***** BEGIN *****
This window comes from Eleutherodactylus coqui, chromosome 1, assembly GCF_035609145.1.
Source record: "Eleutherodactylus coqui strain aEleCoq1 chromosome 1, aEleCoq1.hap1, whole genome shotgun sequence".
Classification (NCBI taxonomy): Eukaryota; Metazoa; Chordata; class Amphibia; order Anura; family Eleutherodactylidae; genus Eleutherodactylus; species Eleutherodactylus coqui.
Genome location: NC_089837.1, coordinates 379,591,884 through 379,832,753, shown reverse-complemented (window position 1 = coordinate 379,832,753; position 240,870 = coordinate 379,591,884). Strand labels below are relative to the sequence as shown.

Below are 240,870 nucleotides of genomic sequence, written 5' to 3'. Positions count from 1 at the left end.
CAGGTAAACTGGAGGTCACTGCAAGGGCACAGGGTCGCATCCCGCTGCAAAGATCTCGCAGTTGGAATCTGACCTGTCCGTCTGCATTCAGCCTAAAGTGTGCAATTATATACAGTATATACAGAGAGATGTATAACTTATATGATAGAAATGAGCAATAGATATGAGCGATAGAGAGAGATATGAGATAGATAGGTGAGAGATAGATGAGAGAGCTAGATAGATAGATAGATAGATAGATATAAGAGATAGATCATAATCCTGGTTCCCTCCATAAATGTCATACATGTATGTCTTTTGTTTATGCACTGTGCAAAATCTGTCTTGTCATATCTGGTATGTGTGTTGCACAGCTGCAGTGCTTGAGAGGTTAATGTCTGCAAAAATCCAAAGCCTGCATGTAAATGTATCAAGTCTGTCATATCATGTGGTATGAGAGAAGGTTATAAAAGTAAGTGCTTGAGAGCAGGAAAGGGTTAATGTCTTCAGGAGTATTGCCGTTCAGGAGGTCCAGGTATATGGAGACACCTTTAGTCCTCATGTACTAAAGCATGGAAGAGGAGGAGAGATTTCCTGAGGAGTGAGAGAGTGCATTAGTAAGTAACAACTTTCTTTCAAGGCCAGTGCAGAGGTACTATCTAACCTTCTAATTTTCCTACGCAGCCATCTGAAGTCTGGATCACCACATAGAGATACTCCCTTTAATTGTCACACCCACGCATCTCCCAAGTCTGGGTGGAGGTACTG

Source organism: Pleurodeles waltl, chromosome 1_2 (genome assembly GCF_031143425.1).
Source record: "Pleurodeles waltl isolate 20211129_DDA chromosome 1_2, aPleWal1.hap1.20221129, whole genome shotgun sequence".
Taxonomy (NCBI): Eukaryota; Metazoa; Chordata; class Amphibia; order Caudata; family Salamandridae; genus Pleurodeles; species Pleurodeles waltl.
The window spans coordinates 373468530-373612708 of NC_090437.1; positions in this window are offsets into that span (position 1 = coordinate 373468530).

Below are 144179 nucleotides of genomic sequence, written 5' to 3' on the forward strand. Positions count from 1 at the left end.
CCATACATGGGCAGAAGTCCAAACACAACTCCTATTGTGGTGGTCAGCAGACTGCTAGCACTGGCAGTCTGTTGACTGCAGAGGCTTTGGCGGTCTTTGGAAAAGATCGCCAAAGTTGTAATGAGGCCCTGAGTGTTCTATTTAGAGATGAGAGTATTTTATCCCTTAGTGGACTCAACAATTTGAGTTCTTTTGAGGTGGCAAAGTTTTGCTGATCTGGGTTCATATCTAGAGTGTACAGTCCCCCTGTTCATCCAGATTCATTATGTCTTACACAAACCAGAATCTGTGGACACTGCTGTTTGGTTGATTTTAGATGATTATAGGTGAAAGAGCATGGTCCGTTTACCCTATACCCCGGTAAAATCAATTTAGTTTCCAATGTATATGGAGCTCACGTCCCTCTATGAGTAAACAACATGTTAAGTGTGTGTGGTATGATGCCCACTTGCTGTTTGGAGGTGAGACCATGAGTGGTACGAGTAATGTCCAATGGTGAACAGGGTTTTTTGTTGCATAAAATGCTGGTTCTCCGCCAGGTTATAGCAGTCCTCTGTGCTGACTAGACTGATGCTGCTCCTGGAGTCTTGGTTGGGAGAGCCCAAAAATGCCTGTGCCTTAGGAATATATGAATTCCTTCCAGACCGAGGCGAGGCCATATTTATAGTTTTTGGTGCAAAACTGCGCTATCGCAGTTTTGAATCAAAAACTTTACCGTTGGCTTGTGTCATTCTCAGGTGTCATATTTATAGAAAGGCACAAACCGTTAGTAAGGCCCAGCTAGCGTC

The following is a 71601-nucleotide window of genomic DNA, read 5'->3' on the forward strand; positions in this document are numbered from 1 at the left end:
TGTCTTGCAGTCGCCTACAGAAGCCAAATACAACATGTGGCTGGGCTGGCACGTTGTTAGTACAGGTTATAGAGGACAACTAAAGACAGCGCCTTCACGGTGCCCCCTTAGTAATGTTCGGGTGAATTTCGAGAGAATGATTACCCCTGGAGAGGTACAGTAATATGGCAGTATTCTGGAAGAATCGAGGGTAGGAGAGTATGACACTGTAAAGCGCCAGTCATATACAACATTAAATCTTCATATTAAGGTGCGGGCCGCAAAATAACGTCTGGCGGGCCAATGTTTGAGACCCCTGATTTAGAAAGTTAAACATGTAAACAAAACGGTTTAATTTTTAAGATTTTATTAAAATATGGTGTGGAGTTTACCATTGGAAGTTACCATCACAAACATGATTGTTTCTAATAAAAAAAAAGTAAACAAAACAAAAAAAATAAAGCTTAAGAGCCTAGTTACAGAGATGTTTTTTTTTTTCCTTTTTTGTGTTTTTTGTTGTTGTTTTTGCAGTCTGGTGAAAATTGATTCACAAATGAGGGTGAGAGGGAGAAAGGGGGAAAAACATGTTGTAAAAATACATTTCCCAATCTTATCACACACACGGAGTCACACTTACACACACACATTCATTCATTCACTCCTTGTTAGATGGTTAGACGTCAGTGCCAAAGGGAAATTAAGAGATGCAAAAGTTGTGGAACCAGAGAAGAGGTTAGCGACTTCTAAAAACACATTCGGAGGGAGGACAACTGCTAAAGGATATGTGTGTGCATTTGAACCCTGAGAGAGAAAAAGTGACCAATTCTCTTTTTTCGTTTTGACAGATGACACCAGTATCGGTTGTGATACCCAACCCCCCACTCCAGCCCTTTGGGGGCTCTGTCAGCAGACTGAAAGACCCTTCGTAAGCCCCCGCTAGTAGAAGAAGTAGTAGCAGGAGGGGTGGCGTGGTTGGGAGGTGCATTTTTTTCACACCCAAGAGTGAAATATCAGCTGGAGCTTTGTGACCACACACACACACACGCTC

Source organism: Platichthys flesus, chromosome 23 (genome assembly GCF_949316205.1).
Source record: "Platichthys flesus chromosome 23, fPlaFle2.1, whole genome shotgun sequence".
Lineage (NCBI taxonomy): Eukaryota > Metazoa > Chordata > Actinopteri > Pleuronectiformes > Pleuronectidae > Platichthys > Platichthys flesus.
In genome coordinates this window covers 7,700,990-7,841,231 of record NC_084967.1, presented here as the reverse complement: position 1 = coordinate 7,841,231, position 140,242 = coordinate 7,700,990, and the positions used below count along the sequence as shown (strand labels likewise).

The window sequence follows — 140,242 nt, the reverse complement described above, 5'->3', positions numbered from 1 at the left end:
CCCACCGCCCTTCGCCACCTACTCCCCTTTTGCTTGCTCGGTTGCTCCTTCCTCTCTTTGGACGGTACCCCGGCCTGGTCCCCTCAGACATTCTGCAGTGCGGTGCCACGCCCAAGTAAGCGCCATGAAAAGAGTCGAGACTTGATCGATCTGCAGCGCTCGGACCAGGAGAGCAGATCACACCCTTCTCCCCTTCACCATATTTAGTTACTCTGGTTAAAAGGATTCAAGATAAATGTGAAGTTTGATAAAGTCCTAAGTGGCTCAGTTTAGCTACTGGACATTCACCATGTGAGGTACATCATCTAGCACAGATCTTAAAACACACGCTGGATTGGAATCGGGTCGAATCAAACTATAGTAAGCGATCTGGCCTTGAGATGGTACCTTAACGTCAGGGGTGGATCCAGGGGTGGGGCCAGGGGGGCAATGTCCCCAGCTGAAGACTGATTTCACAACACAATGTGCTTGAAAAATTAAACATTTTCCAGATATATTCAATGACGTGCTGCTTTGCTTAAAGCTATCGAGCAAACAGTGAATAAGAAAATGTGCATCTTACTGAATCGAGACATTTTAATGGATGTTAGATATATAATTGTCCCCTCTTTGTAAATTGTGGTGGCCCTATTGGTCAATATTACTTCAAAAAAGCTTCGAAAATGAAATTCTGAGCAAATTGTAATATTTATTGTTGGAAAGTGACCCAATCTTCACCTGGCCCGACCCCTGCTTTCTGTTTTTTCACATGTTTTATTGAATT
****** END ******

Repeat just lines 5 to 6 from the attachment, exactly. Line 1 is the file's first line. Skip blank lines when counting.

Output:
Below are 240,870 nucleotides of genomic sequence, written 5' to 3'. Positions count from 1 at the left end.
CAGGTAAACTGGAGGTCACTGCAAGGGCACAGGGTCGCATCCCGCTGCAAAGATCTCGCAGTTGGAATCTGACCTGTCCGTCTGCATTCAGCCTAAAGTGTGCAATTATATACAGTATATACAGAGAGATGTATAACTTATATGATAGAAATGAGCAATAGATATGAGCGATAGAGAGAGATATGAGATAGATAGGTGAGAGATAGATGAGAGAGCTAGATAGATAGATAGATAGATAGATATAAGAGATAGATCATAATCCTGGTTCCCTCCATAAATGTCATACATGTATGTCTTTTGTTTATGCACTGTGCAAAATCTGTCTTGTCATATCTGGTATGTGTGTTGCACAGCTGCAGTGCTTGAGAGGTTAATGTCTGCAAAAATCCAAAGCCTGCATGTAAATGTATCAAGTCTGTCATATCATGTGGTATGAGAGAAGGTTATAAAAGTAAGTGCTTGAGAGCAGGAAAGGGTTAATGTCTTCAGGAGTATTGCCGTTCAGGAGGTCCAGGTATATGGAGACACCTTTAGTCCTCATGTACTAAAGCATGGAAGAGGAGGAGAGATTTCCTGAGGAGTGAGAGAGTGCATTAGTAAGTAACAACTTTCTTTCAAGGCCAGTGCAGAGGTACTATCTAACCTTCTAATTTTCCTACGCAGCCATCTGAAGTCTGGATCACCACATAGAGATACTCCCTTTAATTGTCACACCCACGCATCTCCCAAGTCTGGGTGGAGGTACTG